Contentment: In Your Own Backyard

Adam Mitchell climbing in Isolation Canyon (Photo credit Brooke Whitcher).

Adam Mitchell climbing in Isolation Canyon (Photo credit Brooke Whitcher).

I often catch myself daydreaming about locations around the U.S. where I would rather live other than my home in Phoenix, Arizona.  It goes something like this: I scroll through Instagram or Reddit and pause on a photo of someone skiing an epic line or climbing a jaw-dropping alpine route. I remind myself how I would have to drive for ten hours to ski lines like that; or that the triple digit Arizona heat waves have, at times, limited my exploration to my air conditioned apartment. My wheels start turning as I envision the perfect mountain town with cooler temperatures and easy access to all of my favorite outdoor activities. Happiness must be hidden there. But I also wonder, if contentment can be found in the beauty of my own backyard.


We are constantly bombarded with ideas about what life is supposed to look like. From advertisements to social media feeds, outside forces are constantly pulling us toward unhappiness and discontentment with where we are and what we have. We all see #vanlife accounts on Instagram and listen to stories of friends who pursue wanderlust full-time. But is the lure of constant excitement and travel going to make me happy, or is it just another ploy to fill my angst with something that is unsustainable—the perfectly curated highlight reels of someone else’s life? This is not to say that pursuing adventure is fruitless—rather, that finding adventure where you are and with those you love is perhaps a more substantive and meaningful pursuit.

I know that I fall into these traps all the time. So I ask myself: is the grass really greener in that other city? Is the climbing or the weather so much better there that it would actually positively impact my life and my happiness? Or maybe the struggle is actually an internal one. Perhaps finding gratitude and contentment in my current situation is really the crux.

It is easy to fall into an adventure rut; 115+° summers don’t help with my motivation, but adventure is always nearby. For instance, when scrolling through Mountain Project this past weekend, I got inspired when I stumbled upon a crag called Isolation Canyon, a beautiful quartzite canyon carved out by a nearby creek. Seeing the deep canyon walls and alluring terrain was motivation enough. I decided to take the short drive north and spend the weekend camping and climbing with friends.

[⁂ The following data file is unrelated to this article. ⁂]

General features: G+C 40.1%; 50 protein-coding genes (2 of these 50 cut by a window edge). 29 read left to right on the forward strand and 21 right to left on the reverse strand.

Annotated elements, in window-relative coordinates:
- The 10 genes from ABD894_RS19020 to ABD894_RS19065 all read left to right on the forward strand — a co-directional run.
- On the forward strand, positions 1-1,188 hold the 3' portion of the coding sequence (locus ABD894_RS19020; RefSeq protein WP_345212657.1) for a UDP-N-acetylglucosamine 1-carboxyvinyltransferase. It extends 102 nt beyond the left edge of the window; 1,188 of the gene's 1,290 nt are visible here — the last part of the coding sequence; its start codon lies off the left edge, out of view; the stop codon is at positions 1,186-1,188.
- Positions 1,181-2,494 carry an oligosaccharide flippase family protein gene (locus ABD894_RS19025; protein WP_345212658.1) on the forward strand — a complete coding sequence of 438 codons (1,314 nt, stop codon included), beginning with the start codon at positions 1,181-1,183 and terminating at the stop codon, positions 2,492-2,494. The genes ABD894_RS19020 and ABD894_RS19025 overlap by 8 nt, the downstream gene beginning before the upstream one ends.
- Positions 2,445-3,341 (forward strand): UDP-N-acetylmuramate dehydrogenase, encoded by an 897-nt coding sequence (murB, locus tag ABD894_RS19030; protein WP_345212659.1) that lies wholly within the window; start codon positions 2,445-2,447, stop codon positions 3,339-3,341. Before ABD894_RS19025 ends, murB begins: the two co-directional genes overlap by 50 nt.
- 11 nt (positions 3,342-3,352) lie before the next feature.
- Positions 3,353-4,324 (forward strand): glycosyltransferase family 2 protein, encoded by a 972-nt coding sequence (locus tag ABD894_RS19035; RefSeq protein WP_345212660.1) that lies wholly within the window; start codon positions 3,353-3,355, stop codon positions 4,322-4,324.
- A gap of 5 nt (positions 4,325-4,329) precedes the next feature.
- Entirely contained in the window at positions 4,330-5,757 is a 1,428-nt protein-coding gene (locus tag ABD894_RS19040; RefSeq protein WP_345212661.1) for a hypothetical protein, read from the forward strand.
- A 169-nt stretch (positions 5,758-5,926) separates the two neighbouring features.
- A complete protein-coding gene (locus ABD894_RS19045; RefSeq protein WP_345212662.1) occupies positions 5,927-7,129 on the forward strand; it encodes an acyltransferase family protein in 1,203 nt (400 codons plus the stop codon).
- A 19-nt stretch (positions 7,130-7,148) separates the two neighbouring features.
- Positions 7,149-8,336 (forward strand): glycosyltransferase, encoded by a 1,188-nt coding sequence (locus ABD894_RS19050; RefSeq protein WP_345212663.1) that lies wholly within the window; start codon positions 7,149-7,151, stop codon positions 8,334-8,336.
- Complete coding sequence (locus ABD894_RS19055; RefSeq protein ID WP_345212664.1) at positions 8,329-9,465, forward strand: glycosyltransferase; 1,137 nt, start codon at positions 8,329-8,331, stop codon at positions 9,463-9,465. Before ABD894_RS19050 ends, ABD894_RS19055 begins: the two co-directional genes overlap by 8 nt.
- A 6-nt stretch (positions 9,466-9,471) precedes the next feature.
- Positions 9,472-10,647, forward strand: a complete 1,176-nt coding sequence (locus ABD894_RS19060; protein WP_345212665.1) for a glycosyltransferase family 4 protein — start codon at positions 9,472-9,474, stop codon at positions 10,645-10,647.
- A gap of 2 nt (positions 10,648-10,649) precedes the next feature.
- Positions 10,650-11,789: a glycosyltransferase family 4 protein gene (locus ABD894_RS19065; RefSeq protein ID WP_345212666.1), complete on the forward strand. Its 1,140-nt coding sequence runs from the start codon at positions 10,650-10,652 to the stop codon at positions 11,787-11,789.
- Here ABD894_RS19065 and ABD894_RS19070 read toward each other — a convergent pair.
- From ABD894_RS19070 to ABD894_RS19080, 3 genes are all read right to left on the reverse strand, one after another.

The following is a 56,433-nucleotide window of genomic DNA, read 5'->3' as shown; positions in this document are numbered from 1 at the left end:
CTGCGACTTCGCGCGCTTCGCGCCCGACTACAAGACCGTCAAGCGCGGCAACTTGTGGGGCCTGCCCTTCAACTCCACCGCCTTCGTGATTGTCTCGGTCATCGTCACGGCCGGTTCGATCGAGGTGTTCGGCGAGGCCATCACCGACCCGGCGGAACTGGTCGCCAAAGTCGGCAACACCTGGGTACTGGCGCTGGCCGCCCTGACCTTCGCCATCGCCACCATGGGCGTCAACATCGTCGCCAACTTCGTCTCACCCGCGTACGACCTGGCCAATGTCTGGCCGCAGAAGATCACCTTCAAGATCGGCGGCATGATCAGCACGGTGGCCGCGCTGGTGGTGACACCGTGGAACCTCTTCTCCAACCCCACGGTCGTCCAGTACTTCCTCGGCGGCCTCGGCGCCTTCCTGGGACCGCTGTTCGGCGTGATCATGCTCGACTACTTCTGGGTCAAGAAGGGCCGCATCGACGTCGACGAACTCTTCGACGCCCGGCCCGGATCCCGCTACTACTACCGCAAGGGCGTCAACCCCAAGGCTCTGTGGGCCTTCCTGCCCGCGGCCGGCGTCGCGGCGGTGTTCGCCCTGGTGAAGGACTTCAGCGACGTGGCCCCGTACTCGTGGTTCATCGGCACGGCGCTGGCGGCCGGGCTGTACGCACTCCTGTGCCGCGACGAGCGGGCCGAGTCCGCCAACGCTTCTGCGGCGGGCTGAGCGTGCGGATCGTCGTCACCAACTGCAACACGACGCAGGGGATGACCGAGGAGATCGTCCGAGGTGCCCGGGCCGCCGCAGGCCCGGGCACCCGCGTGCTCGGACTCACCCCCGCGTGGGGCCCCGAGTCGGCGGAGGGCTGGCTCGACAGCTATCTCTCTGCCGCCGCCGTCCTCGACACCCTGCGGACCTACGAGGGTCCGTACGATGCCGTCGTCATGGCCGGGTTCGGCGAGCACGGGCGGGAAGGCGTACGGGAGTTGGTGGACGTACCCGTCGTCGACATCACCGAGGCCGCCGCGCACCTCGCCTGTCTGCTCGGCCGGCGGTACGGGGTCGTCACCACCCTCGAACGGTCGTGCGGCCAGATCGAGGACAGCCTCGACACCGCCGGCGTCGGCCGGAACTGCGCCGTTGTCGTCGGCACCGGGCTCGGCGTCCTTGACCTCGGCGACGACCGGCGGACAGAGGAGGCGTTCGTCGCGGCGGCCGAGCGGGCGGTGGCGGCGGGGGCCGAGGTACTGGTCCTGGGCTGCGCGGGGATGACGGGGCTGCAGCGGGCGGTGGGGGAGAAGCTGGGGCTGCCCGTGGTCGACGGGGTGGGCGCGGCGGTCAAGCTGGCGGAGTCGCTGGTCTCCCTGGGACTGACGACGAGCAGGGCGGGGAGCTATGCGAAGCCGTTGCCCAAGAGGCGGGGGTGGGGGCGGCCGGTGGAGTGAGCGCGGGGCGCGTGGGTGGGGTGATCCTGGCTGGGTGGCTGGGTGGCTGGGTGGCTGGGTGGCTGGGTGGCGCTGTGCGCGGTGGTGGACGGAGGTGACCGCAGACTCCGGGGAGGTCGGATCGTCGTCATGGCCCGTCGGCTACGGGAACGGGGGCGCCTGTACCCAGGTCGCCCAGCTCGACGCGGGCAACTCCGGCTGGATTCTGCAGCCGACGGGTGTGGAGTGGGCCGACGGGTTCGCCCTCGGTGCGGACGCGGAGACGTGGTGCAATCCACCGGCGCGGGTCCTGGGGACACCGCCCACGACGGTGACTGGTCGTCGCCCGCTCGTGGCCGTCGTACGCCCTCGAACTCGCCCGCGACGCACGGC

I have had my fair share of adventures in Tonto National Forest, an area filled with a diverse array of natural splendor, ranging from cacti groves to lush coniferous forests as you travel north. My experiences in Tonto include day hikes, backpacking trips, as well as countless climbing excursions in Queen Creek Canyon—the very spot where I learned to lead climb several years back. Reading the trip report for Isolation Canyon, an entirely new-to-me crag full of enough quartzite rock to excite any climber, reminded me that there is so much to explore in my own backyard. I don't need to travel all the way to Alaska to find adventure (although I hope to one day in the future)..    

I have spent a lot of time traveling outside the country these past few years. Mountaineering expeditions in the Bolivian Andes as well as ice climbing trips in South Korea have been some of the highlights of my life. I appreciate that I can use this platform to encourage others to get out and explore. As epic as overseas travel is, my trips throughout nearby Colorado and my home state of Arizona have been just as impactful. Recreating in my own backyard has given me a deep appreciation for the natural world. I’m planning on more local adventures this upcoming year, to include climbing trips to Salt Lake City and stay-cation adventures in Arizona’s Tonto National Forest. I plan to dedicate serious time to exploring and learning from the public land I am fortunate to have local access to for the next year or so.

When I stop and think about how I have access to explore some of the country’s most beautiful natural places within a few hours, I’m filled with a sense of gratitude and contentment.  These things are essential in building happiness and finding satisfaction with where you live.

The desert has taught me a lot about myself and about finding beauty in unique places.  Surrounding my home in Central Arizona is the Sonoran desert, portions of the Mojave and Chihuahuan deserts, and even the Great Basin Desert. In between these deserts are extremely varied environments that have enough depth and wonder to capture anyone's curiosity. Simply put, there is no shortage of exploration to be had in Arizona’s natural environment. Taking the time to appreciate what I have around me has shown me that I can begin to find contentment by simply exploring my own backyard.

Some photos from my backyard